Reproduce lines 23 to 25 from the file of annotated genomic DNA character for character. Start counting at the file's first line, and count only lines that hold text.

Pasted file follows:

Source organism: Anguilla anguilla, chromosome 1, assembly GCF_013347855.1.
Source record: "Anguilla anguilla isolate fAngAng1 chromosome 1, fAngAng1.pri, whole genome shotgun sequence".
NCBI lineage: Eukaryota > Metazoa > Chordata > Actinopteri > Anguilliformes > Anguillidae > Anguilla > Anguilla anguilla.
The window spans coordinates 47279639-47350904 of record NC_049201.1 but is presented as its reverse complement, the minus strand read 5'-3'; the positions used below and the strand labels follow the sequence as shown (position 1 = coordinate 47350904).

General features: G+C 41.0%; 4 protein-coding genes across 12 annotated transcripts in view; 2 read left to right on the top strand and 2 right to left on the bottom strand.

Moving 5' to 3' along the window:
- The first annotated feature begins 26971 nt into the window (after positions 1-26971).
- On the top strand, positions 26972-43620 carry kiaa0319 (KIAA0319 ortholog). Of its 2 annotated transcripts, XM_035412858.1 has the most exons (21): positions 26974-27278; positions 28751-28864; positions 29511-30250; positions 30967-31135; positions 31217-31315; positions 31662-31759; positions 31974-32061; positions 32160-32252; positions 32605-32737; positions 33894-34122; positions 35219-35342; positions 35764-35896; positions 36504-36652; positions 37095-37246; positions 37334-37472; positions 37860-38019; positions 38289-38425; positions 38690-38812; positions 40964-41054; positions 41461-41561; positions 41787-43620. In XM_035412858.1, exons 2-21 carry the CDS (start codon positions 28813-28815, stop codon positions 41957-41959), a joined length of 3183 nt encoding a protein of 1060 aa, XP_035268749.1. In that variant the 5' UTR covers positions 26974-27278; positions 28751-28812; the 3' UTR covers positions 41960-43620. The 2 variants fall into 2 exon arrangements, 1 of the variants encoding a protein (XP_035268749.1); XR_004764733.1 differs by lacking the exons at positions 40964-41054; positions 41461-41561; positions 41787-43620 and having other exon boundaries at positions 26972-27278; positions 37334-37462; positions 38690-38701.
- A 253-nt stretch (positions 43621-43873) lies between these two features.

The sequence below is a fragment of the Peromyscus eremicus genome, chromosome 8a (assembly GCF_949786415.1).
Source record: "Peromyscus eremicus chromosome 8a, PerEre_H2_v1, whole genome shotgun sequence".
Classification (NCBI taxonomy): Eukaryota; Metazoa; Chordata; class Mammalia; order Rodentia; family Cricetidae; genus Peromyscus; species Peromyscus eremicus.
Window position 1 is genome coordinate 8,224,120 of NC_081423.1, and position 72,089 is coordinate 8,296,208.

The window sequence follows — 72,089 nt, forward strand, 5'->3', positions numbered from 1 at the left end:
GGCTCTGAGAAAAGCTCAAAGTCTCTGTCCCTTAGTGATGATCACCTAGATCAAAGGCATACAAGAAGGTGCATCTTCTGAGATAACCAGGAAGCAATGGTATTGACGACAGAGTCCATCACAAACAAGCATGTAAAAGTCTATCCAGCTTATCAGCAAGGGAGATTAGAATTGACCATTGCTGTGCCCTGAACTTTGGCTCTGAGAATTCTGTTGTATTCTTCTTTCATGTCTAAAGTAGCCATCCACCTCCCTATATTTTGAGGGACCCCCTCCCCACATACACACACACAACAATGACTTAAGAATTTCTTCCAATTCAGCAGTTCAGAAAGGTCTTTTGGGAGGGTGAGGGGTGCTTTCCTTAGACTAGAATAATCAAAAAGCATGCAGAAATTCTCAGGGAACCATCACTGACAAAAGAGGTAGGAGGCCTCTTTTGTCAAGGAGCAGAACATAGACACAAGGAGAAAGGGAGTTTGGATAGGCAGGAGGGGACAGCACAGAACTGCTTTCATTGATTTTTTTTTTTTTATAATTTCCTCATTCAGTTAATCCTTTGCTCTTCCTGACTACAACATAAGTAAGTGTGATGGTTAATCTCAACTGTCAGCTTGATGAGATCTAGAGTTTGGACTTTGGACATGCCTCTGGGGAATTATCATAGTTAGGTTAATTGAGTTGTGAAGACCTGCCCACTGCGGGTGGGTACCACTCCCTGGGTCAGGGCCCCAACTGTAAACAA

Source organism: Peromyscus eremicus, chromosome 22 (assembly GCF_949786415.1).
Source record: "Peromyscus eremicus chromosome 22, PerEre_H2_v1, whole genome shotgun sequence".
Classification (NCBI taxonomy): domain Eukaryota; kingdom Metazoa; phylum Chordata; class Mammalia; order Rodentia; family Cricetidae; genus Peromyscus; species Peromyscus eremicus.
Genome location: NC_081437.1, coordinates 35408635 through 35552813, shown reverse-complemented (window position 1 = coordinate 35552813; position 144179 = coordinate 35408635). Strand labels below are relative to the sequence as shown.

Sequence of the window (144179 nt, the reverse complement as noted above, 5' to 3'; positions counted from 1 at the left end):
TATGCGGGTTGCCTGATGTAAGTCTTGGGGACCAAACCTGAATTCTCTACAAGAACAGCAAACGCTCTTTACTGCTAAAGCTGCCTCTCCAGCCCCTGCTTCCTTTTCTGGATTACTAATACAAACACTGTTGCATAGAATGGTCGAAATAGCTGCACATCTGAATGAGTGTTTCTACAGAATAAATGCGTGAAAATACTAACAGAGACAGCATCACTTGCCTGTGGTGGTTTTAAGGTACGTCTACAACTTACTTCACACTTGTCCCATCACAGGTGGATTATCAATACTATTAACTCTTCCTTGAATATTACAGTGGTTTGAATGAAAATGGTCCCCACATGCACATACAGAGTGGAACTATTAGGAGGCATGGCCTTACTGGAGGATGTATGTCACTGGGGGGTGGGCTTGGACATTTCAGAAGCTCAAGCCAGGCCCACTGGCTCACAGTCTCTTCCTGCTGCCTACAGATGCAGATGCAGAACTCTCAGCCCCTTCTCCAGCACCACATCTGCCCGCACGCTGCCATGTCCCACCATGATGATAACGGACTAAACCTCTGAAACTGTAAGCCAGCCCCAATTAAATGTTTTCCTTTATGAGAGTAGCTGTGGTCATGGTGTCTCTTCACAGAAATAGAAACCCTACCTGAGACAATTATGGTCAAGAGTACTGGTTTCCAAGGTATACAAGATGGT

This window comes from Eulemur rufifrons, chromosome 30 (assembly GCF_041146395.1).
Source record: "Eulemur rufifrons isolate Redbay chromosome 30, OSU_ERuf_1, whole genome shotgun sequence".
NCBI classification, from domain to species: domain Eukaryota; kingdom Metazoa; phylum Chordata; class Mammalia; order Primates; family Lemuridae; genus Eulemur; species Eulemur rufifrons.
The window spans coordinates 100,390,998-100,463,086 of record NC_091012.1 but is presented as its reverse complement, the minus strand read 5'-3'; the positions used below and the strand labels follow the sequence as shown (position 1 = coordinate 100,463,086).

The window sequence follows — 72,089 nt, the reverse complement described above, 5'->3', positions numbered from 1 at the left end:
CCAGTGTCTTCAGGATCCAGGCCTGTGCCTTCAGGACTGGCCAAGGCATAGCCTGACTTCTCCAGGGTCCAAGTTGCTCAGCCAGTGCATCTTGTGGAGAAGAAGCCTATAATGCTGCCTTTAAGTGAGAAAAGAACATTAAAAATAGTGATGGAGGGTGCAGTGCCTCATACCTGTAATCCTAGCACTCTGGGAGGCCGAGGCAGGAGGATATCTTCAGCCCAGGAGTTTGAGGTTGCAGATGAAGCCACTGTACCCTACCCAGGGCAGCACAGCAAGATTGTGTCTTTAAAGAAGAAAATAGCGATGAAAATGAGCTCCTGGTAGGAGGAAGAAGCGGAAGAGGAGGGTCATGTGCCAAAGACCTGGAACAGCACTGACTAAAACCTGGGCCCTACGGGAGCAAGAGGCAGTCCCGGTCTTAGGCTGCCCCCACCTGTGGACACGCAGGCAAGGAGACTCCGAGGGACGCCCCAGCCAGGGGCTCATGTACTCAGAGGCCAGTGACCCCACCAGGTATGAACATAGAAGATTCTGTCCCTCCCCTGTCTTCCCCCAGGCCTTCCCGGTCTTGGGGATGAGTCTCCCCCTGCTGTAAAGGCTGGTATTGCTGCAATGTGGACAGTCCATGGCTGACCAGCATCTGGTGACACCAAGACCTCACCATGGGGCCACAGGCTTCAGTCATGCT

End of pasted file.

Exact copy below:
Source record: "Eulemur rufifrons isolate Redbay chromosome 30, OSU_ERuf_1, whole genome shotgun sequence".
NCBI classification, from domain to species: domain Eukaryota; kingdom Metazoa; phylum Chordata; class Mammalia; order Primates; family Lemuridae; genus Eulemur; species Eulemur rufifrons.
The window spans coordinates 100,390,998-100,463,086 of record NC_091012.1 but is presented as its reverse complement, the minus strand read 5'-3'; the positions used below and the strand labels follow the sequence as shown (position 1 = coordinate 100,463,086).